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Should I be happy about this?

(8 Posts)
Paloper Fri 26-Feb-16 11:44:02

DS is in reception and has Autism. His struggles are quite obvious, he can't say more than 50 words, he hates physical contact, he does not understand most things etc but he's been doing quite well at school with 1-1 help. We had Parent's Evening last night and we were discussing the EHCP process as we're just starting it and his teacher offhandedly said that 'he certainly can't stay in mainstream.' This took me by surprise as I hadn't realised that they were considering special schools as an option for him and I've never seriously considered it for him either, as I've felt that the school has been giving him the support he needs. I know how difficult getting a place at a special school can be, so should I look at this as a positive?

Coffeemachine Fri 26-Feb-16 12:06:51

very often it is the other way around. parents battling for special schools.

can you go around and visit special schools? by the sound of it he has complex needs and the right SS will give much more support than a 1:1 in MS.

My first step would be visiting special schools if you haven't already done so.

SENMumoftwo Fri 26-Feb-16 12:28:30

Well that's a straight talking comment. As much as it would shock me, I'd take it on board. But I would rather someone say what they mean.

Although, it's not up to school and I should imagine the LA would want to try support in MS first. Unless the school are planning on saying they can't meet his needs, which would be useful to you.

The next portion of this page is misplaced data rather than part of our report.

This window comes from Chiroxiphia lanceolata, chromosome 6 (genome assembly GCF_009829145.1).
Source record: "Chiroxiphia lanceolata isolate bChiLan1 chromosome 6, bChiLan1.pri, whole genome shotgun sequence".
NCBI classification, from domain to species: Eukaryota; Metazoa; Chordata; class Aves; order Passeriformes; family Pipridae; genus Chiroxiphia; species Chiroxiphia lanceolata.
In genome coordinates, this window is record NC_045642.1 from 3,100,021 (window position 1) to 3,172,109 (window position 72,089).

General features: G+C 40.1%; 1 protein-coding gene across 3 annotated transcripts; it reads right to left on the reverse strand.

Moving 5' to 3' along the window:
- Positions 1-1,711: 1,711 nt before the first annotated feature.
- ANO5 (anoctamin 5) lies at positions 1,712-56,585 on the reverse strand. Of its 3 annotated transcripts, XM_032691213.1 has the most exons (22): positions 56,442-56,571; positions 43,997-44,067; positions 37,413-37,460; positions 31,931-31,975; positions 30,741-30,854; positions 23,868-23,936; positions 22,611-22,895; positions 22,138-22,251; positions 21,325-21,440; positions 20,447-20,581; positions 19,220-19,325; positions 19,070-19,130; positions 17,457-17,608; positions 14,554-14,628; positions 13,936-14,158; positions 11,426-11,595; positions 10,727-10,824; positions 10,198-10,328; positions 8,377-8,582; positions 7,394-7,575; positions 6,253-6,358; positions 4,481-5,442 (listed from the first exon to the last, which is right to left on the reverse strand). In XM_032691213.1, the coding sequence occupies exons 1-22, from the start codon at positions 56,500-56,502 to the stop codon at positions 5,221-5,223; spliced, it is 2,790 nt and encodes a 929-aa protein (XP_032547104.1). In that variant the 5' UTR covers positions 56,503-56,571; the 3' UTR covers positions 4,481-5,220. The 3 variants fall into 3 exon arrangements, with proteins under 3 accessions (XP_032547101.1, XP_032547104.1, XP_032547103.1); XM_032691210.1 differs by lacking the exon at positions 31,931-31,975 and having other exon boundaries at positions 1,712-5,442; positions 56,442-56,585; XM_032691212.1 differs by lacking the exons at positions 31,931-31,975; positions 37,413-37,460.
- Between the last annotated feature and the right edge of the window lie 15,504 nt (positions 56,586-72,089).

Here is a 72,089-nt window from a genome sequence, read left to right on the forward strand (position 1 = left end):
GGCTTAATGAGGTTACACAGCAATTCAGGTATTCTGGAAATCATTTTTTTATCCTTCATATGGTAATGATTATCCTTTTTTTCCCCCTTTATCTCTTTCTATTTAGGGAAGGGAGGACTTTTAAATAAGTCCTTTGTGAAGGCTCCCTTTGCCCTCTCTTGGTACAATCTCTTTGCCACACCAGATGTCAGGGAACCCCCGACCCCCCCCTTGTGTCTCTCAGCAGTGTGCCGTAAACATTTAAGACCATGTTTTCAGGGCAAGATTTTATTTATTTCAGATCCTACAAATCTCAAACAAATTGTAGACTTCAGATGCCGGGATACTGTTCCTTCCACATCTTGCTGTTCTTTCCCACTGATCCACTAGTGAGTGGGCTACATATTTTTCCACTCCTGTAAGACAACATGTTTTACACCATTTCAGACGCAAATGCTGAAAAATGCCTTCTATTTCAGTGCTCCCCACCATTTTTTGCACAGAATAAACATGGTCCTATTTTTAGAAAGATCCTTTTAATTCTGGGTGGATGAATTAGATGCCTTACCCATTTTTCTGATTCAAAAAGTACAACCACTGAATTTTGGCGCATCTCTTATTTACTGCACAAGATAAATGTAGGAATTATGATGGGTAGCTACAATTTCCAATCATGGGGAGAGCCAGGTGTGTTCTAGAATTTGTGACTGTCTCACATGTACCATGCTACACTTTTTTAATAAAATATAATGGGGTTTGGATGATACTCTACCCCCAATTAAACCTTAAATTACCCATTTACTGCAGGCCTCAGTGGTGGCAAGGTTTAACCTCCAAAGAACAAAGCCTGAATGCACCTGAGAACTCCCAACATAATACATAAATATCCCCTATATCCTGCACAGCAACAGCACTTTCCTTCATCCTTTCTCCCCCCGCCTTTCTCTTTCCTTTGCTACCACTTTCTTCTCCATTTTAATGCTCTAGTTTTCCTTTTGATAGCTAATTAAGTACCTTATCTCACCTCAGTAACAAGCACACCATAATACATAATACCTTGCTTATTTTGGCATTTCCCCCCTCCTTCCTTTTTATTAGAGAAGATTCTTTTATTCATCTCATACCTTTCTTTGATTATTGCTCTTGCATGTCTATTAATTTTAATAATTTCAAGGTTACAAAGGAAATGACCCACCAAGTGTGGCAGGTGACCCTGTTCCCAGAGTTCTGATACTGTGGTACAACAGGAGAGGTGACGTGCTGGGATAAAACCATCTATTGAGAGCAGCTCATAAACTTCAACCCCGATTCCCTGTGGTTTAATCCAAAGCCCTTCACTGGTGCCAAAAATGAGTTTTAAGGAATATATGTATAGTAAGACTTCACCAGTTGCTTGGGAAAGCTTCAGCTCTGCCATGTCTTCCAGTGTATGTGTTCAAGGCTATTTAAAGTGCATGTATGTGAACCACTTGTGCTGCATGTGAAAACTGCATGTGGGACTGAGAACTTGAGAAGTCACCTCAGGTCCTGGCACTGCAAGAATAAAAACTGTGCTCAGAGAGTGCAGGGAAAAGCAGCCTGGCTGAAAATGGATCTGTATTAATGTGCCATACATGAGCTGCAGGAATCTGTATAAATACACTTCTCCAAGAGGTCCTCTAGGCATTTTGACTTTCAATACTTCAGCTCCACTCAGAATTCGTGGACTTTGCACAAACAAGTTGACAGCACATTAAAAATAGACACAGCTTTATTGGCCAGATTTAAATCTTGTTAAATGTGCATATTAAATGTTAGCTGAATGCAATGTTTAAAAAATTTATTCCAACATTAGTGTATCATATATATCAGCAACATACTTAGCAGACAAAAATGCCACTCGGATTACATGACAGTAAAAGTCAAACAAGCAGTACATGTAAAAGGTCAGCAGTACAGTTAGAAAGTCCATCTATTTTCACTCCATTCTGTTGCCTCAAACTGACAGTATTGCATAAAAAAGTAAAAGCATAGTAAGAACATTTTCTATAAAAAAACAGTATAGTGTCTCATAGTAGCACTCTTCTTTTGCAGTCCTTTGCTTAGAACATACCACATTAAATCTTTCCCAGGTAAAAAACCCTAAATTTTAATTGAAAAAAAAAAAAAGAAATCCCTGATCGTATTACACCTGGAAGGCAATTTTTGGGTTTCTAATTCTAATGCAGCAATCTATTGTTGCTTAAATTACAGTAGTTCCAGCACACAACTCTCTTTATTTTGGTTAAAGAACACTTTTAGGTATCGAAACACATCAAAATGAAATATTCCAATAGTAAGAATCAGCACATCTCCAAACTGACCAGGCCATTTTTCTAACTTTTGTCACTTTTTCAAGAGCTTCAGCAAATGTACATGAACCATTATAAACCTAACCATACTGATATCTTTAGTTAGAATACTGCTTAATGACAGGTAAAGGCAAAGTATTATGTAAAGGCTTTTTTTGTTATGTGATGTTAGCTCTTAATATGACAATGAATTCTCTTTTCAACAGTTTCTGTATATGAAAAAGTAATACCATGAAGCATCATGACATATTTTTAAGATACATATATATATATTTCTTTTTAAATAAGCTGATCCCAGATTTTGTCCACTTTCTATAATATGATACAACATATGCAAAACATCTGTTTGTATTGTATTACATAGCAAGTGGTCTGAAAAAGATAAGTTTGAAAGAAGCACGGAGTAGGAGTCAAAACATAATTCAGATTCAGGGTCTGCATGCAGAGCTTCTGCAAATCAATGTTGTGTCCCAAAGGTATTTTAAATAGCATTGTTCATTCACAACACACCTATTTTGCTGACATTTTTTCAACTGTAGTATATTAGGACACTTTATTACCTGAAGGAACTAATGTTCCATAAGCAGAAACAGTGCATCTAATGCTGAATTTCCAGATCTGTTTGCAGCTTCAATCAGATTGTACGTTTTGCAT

zzzzz Fri 26-Feb-16 13:33:10

He CAN stay in MS unless he is massively impacting others learning and they have exhausted all options, so her statement is incorrect.

What do YOU want him to do? Ism a fan of specialist focused education be it SS or grammar or anything else, I think children flourish best among their peers and are lost effectively taught in that way. But this can be accomplished with tailored setting/streaming. What are your feelings?

Ineedmorepatience Fri 26-Feb-16 19:21:21

My guess is that she is thinking about yr 1 and above and how formal they are! Does the school seem to be able to think outside the box?

I would still go and look at the special schools that are appropriate for his needs in your surrounding area, it does no harm to see whats on offer!

Good luck flowers

Paloper Fri 26-Feb-16 21:58:21

I suppose I've never imagined DS in anything but mainstream which is why I'm finding it difficult/hesitant to accept it may not be right for him but just because I've never considered it doesn't mean it's not what's best for him.

The school has always been good with DS and getting him the right support, he's not disruptive just very quite/isolated but if there's a place where he could get even more support and help, with people who understand his issues better than I feel it would just be silly to turn that down.

Just found out that we have 2 ASD special schools near us and we're going to go and see them, I'm hoping I'll just walk in and love everything about them.

Cakescakescakes Fri 26-Feb-16 23:23:09

DS is in special education. Year 1. Once I visited the setting after it had been suggested for him I just felt a weight lift off my shoulders as I could see that he would thrive there. And he is smile

zzzzz Sat 27-Feb-16 10:19:08

I think it is hard to think about Special School if you are strongly in favour of comprehensive education. Special schools are just a form of selective education. If in your heart of hearts selective education is a horror then Special school is never going to sit right with you. If on the other hand you believe that selective education can be a very good thing then the concept of a Special school is sensible.

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